MOSCOW (Reuters) - Russia warned on Monday it might soon bar imports of U.S. and Canadian beef and pork if producers do not certify them free of the feed additive ractopamine.
The potential ban could jeopardize more than $500 million a year of exports to Russia and coincides with mounting U.S.-Russian tensions over trade and human rights.
Alexey Alexeyenko, the spokesman for Russia’s Veterinary and Phyto-Sanitary Surveillance Service (VPSS), said chilled products could be banned from February 4 and frozen meat by February 11.
Ractopamine is a growth stimulant used to make meat leaner which is banned in some countries because of concerns that residues could remain in the meat and cause health problems despite scientific evidence stating that it is safe.
The VPSS said last week it was considering tougher measures on U.S. and Canadian meat imports because they continued to arrive without certification requested by Russia.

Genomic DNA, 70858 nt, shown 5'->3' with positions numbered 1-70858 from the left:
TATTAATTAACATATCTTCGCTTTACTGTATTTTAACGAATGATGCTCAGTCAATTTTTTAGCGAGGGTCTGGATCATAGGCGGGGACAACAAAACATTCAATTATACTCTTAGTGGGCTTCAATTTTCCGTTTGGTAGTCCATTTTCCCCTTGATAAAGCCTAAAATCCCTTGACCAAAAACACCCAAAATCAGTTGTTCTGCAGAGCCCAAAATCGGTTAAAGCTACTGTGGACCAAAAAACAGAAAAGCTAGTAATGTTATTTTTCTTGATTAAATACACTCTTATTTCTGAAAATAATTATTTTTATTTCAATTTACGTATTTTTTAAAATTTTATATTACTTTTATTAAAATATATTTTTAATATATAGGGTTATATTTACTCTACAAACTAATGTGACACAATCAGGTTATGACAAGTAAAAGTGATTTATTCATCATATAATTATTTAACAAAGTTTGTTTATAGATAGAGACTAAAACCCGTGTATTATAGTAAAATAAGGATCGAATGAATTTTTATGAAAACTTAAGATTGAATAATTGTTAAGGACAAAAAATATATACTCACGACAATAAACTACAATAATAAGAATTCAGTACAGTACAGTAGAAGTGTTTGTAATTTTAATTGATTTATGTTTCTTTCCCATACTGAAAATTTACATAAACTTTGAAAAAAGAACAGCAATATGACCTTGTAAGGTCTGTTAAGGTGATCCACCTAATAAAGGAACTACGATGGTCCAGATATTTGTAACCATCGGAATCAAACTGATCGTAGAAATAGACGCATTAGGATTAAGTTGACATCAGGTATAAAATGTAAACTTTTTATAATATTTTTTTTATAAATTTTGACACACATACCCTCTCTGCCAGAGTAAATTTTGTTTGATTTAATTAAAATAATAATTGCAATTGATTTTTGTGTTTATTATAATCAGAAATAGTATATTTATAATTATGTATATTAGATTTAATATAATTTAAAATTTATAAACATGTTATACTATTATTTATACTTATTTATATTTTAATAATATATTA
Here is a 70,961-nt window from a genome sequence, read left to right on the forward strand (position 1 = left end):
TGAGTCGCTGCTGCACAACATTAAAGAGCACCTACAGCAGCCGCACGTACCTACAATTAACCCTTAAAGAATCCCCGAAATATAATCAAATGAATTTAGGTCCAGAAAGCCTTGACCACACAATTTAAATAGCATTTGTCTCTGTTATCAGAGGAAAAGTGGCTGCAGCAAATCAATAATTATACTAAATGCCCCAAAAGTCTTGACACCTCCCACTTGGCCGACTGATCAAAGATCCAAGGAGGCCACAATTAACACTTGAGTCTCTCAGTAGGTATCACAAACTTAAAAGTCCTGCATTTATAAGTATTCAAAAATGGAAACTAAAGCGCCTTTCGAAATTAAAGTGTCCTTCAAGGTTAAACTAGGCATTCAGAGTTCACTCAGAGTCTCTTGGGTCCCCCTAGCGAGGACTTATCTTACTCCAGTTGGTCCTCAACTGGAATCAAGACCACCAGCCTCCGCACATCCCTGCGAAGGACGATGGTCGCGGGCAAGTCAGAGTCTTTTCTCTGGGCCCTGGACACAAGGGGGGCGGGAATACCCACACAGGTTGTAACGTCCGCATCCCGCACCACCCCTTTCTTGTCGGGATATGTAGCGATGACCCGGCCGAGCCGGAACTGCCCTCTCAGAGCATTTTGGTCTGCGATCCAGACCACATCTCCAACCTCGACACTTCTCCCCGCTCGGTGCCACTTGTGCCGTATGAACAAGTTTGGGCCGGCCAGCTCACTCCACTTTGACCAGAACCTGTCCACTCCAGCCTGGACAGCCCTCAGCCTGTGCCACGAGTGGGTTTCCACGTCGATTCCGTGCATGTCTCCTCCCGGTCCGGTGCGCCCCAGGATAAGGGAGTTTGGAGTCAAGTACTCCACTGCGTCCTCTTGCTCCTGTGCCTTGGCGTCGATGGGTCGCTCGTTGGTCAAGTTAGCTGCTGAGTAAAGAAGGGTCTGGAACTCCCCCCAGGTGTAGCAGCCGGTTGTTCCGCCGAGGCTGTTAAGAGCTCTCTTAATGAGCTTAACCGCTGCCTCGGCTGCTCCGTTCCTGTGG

An earlier statement left unclear whether frozen meat would be restricted. The VPSS had said it did not receive test results for chilled meat before it was sold. Alexeyenko said frozen meat was addressed in a separate letter to North American regulators.
Alexeyenko said the certification requirements are no more onerous on producers than regulations in place in the European Union.
Reporting by Melissa Akin; Editing by Lidia Kelly and David Cowell